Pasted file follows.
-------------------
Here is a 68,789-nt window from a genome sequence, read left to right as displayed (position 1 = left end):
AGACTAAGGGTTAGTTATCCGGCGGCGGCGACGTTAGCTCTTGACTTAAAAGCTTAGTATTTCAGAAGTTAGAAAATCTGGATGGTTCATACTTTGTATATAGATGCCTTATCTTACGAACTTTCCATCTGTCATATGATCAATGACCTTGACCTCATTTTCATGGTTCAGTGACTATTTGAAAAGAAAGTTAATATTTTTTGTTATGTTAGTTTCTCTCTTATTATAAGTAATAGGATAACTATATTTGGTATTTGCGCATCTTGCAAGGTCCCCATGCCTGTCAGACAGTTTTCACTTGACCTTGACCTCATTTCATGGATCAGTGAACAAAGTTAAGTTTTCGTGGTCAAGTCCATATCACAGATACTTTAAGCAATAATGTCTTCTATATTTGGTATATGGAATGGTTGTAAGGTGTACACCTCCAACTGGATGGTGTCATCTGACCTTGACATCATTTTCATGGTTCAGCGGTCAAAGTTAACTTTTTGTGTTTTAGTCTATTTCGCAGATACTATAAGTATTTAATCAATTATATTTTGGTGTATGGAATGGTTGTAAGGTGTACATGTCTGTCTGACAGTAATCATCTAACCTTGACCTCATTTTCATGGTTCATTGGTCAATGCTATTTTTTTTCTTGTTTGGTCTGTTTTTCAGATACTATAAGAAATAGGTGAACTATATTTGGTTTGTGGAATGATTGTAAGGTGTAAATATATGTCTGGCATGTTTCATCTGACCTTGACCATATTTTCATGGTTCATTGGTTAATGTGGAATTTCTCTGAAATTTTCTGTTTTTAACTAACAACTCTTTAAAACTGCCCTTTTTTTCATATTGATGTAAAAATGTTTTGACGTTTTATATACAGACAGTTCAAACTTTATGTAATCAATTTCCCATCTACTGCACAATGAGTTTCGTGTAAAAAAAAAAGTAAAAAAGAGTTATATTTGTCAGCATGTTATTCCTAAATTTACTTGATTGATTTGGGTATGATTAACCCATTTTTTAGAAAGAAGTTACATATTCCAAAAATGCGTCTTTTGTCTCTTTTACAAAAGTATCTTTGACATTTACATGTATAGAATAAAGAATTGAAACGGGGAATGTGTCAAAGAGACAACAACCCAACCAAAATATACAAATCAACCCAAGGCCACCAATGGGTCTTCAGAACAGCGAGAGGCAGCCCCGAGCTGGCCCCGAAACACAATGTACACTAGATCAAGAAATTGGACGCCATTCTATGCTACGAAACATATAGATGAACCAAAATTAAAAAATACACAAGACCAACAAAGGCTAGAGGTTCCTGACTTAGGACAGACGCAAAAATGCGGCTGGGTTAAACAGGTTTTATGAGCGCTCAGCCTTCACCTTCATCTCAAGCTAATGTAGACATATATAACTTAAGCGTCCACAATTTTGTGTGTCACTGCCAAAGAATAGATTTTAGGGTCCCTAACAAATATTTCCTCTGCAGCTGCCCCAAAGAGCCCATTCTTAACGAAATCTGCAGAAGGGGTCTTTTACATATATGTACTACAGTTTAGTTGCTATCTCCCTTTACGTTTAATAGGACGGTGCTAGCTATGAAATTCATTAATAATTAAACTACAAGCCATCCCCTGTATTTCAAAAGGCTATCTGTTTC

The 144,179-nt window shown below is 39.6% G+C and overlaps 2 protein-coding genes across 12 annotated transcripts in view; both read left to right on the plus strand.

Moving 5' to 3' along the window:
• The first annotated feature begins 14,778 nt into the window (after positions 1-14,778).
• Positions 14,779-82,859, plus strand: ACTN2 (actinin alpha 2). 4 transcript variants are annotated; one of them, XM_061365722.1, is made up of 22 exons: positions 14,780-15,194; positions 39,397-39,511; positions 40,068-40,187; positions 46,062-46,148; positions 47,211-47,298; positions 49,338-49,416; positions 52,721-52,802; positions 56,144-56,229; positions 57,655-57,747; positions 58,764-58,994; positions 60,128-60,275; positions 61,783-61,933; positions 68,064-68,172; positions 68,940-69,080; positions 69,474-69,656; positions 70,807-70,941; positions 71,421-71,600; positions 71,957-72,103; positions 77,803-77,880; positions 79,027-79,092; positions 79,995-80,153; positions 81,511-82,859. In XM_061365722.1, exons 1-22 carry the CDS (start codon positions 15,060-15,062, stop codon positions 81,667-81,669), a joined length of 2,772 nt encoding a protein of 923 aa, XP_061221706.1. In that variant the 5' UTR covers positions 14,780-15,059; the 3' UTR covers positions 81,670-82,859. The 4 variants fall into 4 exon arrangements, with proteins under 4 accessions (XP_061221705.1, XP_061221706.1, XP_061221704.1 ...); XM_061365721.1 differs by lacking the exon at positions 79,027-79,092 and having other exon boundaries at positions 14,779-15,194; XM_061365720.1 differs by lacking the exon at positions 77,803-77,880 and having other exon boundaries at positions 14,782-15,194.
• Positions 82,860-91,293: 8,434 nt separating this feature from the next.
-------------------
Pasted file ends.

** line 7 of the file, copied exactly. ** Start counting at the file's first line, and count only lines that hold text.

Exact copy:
• Positions 82,860-91,293: 8,434 nt separating this feature from the next.